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13 December 2019 The on-line newspaper devoted to the world of transports 04:11 GMT+1



November 11, 2019

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Seas at Risk and T&E exhort the IMO to take in consideration the reduction of the speed of the ships in order to diminish their emissions

The two organizations evidence also the positive impact that would be had on the underwater acoustic pollution and on the risk of collisions between ships and whales

In order to remarkablly reduce the polluting emissions of the ships it is necessary to reduce their speed of navigation, deceleration that would have also the effect to diminish the risk of collisions between the ships and the whales and to attenuate the underwater acoustic pollution. They support Seas at Risk and Transport & Environment (T&E) on the base of the results of a study that the two organizations have commissioned to the society of advising GL Reynolds specialized in the field of the environmental sustainability in sight of the round of encounters of this week of the intersessionale working group on the reduction of the gas emissions to greenhouse effect of the ships of Marine Environment Protection Committee (MEPC) of the International Maritime Organization (IMO).

Seas at Risk and T&E, to which they join numerous not-governmental associations that take care of the impact on the atmosphere of the transport activities, have emphasized that "the remarkable positive effect is very famous that the reduction of the speed could have on the gas emissions to greenhouse effect of the ships". Between the analyses on the relationship between the speed of the ship and the level of these emissions cited from the study are those realized of Jasper Faber of the advising society EC Delft and from other investigators second which, for example, the produced emissions of co2 from a portacontainer would come down of 13% graces to a reduction of 10% of the navigation speed, they would drop of 23% with a decrease of 20% of the speed and a cut of 32% of the emissions of co2 with a reduction of 30% of the navigation speed would be had. With analogous reductions of the speed the carbon dioxide emissions of rinfusiere would come down of 15%, 28% and 38% and those of the tankers of 10%, 18% and 24%.

But second the two organizations the positive effect would not be only this: "this that has received less attention - has specified Seas at Risk and T&E - it is the positive effect that such variation of the speeds could have on the nature and the human health. The relationship - they have evidenced the two organizations - illustrates as a modest reduction of 20% of the speed of the ship would reduce of 66% the underwater acoustic pollution and of important a 78% the possibility of a fatal collision between a ship and a whale. It is the noises that the collisions with the whales are having a serious impact on state of health of the marine atmosphere".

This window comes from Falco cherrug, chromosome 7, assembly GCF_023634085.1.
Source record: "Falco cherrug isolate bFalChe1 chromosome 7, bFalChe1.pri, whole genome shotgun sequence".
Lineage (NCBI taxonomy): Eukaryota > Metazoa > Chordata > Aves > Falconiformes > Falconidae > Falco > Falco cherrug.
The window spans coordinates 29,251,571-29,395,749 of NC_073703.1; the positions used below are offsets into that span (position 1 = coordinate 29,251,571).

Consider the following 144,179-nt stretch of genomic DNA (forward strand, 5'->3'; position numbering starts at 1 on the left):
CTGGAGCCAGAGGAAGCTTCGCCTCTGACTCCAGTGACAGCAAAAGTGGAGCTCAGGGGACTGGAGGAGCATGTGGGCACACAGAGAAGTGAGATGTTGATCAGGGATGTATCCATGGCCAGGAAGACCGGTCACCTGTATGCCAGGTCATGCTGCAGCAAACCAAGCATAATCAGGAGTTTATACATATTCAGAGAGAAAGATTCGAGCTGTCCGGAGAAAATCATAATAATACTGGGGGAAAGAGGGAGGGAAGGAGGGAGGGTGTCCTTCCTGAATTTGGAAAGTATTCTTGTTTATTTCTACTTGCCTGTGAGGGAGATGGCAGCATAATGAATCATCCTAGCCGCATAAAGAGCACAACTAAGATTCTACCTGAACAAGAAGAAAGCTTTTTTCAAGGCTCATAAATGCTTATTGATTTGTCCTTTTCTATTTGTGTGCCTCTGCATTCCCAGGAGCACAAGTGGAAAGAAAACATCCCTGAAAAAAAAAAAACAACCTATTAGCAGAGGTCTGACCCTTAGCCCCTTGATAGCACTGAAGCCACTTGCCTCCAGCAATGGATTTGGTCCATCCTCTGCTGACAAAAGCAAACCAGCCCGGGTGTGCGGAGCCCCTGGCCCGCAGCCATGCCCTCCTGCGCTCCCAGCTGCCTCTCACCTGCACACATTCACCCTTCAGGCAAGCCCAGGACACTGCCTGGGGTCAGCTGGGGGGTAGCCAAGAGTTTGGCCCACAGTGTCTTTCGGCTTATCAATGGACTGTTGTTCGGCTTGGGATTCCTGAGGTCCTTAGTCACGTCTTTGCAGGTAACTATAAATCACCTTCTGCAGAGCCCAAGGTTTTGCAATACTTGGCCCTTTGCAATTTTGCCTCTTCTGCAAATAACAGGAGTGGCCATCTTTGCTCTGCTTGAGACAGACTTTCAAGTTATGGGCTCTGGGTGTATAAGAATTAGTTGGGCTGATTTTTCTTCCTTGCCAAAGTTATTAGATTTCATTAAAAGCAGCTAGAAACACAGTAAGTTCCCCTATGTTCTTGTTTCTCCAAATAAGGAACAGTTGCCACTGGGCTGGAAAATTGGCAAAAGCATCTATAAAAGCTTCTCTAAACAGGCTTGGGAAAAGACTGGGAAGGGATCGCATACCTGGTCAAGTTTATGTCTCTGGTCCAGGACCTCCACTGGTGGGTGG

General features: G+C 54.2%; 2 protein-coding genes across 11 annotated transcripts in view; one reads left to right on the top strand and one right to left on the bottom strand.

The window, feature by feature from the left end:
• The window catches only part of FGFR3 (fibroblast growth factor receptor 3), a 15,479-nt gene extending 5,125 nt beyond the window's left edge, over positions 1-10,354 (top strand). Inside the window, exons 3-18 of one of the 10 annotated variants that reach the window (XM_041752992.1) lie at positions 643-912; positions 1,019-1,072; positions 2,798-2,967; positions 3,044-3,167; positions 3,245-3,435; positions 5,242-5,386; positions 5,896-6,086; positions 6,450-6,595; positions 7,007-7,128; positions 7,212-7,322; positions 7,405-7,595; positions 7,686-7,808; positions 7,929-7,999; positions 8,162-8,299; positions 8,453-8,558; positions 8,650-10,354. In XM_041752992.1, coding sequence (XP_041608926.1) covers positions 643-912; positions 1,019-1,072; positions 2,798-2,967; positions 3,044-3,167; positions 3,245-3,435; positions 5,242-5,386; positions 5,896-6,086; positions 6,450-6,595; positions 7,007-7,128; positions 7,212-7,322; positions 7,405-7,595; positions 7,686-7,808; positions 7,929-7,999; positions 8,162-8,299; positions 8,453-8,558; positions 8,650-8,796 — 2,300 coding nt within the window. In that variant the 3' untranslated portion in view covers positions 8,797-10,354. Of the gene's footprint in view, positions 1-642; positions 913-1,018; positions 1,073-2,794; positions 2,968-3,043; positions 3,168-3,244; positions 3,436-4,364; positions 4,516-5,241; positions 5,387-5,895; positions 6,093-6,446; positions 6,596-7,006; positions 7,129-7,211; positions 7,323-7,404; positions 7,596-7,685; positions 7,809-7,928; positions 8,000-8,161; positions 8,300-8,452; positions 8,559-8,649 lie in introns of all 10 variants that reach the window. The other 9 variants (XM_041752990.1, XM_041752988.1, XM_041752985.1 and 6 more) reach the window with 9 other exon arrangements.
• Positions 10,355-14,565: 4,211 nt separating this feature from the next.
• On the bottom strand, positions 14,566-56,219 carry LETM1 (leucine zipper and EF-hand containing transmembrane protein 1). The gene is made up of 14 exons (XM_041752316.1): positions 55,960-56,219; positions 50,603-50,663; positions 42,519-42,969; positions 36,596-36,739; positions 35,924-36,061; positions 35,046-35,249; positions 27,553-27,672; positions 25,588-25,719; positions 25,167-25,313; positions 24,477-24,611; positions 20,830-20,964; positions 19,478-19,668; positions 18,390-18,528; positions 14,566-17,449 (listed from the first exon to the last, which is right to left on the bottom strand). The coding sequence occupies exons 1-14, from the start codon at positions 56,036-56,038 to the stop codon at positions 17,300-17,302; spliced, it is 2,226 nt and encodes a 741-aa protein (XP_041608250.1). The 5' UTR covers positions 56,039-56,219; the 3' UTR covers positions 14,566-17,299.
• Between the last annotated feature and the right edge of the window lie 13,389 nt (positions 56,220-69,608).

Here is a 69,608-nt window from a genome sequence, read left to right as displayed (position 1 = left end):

Seas at Risk and T&E have observed moreover that "the decrease of the speed of the ship involves a reduction of the fuel burnup, with consequent reduction of the gas emissions to greenhouse effect but also conspicuous reductions of carbonic particulate matter, sulfur and oxides of nitrogen, all important atmospheric pollutions. The emissions of SOx and NOx - they have explained the two organizations - have serious implications for the human health, while the black carbon represents a source of worry for the Arctic where he is responsible for the acceleration of global warming".

John Maggs, senior policy advisor of Seas at Risk and president of the Clean Shipping Coalition (CSC), therefore has exhorted the delegates who this week will participate to the negotiations on the climate near the IMO to estimate with attention the proposal to reduce the speed of the ships that - it has restated - would not only make a big difference relatively to the impact of the shipping on the climate, but would remarkablly reduce also the atmospheric pollution, the underwater acoustic pollution and the fatal collision number between whales and ships, all issues that also the IMO must face".

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